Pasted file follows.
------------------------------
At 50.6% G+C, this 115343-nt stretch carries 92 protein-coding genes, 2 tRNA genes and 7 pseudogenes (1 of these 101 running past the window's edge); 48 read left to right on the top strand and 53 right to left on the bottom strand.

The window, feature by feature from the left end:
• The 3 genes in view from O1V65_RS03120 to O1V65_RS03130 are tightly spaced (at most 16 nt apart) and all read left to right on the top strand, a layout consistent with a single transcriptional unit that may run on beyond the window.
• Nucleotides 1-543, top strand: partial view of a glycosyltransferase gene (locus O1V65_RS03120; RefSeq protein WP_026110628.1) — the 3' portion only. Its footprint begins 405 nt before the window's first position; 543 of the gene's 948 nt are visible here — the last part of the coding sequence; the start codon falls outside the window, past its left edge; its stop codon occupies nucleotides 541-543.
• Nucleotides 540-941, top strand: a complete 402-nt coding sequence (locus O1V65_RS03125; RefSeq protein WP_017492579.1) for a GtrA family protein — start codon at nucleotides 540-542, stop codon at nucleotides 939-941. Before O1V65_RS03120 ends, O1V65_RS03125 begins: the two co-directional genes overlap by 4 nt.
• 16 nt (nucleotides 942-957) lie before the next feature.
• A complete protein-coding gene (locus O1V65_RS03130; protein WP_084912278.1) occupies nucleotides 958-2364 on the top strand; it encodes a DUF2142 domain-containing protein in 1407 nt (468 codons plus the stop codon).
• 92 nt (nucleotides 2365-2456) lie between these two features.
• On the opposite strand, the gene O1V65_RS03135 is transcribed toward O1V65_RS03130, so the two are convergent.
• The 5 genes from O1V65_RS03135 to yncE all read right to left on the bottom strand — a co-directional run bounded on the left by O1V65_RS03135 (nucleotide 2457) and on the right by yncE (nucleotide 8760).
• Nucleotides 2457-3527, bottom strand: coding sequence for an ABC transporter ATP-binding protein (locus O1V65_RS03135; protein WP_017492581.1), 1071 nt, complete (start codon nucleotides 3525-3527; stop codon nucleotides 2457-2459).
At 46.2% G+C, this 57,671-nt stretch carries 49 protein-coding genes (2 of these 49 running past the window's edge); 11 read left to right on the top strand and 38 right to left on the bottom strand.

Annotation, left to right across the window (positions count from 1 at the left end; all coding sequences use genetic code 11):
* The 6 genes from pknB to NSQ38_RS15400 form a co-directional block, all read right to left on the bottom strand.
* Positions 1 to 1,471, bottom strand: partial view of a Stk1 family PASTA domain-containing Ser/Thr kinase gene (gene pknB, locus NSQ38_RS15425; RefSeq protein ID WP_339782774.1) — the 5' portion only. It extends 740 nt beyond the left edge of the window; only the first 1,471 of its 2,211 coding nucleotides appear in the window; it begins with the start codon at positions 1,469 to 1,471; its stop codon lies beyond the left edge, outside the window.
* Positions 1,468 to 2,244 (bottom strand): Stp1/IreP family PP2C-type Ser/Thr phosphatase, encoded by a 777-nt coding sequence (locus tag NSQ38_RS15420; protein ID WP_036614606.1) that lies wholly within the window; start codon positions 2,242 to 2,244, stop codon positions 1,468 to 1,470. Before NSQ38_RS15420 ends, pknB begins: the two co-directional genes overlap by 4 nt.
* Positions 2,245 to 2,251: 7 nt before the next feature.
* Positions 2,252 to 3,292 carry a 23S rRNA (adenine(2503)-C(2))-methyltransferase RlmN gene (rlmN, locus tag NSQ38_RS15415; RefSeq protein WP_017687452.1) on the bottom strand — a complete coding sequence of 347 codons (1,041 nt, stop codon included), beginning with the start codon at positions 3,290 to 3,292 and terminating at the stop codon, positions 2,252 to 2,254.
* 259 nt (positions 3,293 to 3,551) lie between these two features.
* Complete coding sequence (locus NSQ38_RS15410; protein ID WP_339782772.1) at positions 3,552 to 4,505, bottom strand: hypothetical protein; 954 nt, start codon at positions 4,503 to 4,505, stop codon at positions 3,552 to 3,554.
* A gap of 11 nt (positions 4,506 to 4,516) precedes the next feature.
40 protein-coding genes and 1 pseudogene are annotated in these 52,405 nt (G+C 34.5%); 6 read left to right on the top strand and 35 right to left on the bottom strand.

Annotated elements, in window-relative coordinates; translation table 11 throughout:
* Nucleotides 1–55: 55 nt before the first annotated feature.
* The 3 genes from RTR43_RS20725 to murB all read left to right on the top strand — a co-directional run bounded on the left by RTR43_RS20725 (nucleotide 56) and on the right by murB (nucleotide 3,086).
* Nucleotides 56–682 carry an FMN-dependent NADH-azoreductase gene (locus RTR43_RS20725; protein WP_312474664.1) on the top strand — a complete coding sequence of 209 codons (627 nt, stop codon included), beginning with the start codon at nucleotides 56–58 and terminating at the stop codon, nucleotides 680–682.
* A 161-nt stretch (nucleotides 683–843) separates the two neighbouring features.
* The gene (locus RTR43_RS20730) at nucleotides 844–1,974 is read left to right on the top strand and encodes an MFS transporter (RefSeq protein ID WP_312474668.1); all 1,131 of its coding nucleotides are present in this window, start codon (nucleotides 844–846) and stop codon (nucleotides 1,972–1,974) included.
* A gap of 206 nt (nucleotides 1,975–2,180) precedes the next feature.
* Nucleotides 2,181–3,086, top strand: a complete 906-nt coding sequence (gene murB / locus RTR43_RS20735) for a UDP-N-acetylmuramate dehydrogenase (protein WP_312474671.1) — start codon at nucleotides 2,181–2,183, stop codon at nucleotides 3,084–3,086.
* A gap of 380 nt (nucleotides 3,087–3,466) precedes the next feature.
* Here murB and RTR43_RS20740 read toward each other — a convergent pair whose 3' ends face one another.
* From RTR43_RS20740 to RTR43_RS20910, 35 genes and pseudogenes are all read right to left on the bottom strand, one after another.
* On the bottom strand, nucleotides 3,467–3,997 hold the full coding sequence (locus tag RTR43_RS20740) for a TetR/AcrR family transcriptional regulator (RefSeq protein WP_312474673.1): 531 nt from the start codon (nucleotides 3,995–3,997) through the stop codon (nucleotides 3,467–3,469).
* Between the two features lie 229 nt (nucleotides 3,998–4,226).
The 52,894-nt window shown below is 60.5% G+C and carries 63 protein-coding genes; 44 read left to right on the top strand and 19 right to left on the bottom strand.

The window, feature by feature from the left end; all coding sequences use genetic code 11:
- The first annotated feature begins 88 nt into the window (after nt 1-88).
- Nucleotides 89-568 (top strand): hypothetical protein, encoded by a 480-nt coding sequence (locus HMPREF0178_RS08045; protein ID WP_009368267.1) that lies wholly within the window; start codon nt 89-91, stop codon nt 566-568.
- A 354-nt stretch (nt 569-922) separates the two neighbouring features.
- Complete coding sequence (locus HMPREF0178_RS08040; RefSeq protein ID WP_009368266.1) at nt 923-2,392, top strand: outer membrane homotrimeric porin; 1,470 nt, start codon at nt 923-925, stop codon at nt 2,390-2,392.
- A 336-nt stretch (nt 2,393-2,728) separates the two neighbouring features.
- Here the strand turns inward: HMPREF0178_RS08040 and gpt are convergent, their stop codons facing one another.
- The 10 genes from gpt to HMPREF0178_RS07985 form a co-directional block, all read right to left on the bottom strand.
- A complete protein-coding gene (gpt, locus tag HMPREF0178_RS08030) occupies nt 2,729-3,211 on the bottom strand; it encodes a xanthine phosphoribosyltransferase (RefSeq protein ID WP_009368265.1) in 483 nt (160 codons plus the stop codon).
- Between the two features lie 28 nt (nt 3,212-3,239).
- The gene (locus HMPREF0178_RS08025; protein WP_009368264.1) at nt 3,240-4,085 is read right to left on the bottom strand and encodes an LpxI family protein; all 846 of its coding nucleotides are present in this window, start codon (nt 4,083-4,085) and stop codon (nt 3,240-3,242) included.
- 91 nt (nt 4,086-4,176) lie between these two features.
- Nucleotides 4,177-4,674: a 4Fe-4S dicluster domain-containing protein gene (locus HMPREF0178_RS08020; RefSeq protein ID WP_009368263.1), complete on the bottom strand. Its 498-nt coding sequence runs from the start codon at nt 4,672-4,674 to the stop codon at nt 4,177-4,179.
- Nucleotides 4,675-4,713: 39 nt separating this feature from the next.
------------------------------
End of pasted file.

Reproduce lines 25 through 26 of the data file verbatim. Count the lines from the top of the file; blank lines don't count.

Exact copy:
* The 3 genes from RTR43_RS20725 to murB all read left to right on the top strand — a co-directional run bounded on the left by RTR43_RS20725 (nucleotide 56) and on the right by murB (nucleotide 3,086).
* Nucleotides 56–682 carry an FMN-dependent NADH-azoreductase gene (locus RTR43_RS20725; protein WP_312474664.1) on the top strand — a complete coding sequence of 209 codons (627 nt, stop codon included), beginning with the start codon at nucleotides 56–58 and terminating at the stop codon, nucleotides 680–682.